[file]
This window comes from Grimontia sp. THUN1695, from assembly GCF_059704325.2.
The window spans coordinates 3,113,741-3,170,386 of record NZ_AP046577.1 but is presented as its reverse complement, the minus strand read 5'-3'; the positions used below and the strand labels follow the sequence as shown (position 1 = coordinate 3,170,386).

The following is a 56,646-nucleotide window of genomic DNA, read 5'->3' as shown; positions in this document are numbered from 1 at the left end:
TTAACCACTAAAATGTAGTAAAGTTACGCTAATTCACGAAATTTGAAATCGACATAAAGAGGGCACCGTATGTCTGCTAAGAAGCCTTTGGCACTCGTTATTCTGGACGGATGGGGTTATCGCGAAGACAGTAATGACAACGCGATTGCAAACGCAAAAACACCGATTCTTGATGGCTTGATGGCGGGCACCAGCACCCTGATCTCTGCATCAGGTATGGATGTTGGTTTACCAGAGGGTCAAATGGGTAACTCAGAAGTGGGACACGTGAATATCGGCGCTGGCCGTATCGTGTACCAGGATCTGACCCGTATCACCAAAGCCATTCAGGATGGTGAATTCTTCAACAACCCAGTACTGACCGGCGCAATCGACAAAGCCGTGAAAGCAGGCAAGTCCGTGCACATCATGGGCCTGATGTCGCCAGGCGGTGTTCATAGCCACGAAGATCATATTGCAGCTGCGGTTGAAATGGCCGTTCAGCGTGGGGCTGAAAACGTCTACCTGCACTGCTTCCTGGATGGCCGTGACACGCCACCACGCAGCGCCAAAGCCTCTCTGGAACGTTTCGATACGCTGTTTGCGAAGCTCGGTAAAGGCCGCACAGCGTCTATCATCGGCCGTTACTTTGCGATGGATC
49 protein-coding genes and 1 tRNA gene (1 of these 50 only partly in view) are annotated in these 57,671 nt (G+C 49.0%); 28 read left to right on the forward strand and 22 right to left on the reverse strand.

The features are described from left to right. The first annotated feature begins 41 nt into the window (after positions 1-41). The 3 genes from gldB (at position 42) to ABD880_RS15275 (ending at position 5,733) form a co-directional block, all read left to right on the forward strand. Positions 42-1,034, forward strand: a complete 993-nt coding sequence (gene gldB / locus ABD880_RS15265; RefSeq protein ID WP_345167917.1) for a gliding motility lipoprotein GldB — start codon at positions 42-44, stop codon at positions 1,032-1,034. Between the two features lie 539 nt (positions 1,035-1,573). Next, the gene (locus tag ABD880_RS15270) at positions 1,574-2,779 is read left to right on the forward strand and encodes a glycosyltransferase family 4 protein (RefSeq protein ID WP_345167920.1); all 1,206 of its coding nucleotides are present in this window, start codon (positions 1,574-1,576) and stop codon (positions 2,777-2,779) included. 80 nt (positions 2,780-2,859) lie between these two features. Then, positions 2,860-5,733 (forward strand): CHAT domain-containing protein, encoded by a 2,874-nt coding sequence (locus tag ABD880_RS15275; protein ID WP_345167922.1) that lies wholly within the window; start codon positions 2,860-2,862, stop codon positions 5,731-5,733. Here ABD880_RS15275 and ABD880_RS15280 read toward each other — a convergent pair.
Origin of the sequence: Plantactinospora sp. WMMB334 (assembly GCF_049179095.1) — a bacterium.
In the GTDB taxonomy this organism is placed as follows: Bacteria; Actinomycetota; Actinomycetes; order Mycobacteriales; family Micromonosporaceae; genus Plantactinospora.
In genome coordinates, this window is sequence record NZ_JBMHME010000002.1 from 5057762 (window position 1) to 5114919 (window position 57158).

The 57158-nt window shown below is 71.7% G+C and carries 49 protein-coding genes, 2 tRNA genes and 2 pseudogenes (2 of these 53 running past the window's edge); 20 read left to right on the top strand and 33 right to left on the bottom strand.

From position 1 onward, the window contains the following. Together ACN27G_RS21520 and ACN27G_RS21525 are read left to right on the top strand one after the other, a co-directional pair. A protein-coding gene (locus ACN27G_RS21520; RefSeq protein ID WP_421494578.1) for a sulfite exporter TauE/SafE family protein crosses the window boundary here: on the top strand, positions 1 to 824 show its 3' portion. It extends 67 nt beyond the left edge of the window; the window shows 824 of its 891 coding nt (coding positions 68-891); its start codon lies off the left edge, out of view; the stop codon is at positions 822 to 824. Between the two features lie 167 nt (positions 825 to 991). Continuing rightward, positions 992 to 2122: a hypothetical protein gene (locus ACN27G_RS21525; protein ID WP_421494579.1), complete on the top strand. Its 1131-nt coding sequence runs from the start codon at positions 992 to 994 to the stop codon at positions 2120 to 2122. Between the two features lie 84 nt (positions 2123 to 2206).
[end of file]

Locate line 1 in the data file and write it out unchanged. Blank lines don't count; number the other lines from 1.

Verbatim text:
This window comes from Grimontia sp. THUN1695, from assembly GCF_059704325.2.